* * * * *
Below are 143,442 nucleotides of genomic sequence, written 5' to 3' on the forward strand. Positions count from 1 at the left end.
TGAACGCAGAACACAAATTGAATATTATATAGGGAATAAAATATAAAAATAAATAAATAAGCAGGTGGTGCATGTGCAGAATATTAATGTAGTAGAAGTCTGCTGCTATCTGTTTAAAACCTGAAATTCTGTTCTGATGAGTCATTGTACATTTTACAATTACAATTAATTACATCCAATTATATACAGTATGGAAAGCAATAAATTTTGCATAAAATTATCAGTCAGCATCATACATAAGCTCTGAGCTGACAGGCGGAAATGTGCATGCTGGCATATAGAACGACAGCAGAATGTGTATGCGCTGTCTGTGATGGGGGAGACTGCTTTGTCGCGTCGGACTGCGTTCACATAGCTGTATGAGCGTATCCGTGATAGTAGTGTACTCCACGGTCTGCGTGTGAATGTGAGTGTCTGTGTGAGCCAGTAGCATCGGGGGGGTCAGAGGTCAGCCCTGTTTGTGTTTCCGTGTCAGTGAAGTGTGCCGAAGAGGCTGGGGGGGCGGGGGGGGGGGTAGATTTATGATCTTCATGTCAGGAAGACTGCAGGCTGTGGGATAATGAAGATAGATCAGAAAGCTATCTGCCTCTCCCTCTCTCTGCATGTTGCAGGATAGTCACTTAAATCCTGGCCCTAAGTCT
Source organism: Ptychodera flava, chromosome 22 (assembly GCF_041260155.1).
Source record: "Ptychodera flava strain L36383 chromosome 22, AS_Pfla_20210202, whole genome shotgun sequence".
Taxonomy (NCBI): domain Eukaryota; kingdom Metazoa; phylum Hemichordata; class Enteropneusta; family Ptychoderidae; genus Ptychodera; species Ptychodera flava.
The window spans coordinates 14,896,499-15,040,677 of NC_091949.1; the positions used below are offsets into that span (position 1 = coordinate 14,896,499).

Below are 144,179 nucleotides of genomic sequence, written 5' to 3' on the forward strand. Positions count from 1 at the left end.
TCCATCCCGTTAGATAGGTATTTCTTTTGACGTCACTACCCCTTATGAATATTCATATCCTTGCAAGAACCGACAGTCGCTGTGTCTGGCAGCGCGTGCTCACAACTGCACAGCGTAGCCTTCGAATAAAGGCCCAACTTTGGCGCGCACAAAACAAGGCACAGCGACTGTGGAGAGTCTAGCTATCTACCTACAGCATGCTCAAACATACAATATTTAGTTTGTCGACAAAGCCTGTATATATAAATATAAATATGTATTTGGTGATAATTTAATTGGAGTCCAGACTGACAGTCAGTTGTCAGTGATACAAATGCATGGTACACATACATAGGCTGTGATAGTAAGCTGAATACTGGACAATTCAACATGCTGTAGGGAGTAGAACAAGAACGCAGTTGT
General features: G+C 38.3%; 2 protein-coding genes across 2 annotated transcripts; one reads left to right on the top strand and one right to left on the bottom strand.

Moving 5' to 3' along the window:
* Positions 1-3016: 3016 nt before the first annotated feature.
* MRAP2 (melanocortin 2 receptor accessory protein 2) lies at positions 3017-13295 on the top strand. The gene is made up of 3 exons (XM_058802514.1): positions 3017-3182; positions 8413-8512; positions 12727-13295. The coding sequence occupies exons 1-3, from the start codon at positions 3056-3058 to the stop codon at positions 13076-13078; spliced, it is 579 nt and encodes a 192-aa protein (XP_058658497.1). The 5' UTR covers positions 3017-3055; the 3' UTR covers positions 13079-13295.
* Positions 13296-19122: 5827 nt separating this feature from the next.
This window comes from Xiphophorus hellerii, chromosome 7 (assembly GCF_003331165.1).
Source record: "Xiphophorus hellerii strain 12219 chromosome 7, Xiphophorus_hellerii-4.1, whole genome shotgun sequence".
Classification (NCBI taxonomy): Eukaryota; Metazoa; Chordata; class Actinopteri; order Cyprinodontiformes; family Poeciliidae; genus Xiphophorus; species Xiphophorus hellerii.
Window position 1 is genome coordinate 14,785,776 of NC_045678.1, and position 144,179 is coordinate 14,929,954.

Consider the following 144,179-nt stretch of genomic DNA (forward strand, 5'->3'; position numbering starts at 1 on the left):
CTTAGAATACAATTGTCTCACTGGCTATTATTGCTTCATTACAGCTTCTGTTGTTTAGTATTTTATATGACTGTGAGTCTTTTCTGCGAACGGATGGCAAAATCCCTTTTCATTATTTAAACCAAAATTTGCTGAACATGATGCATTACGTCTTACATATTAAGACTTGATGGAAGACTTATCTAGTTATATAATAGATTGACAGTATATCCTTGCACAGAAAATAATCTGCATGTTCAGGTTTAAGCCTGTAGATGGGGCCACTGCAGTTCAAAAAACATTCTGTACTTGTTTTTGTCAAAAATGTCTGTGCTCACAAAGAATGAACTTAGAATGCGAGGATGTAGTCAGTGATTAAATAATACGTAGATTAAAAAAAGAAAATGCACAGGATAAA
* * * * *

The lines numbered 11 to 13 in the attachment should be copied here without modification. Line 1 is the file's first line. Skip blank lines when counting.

* Positions 1-3016: 3016 nt before the first annotated feature.
* MRAP2 (melanocortin 2 receptor accessory protein 2) lies at positions 3017-13295 on the top strand. The gene is made up of 3 exons (XM_058802514.1): positions 3017-3182; positions 8413-8512; positions 12727-13295. The coding sequence occupies exons 1-3, from the start codon at positions 3056-3058 to the stop codon at positions 13076-13078; spliced, it is 579 nt and encodes a 192-aa protein (XP_058658497.1). The 5' UTR covers positions 3017-3055; the 3' UTR covers positions 13079-13295.
* Positions 13296-19122: 5827 nt separating this feature from the next.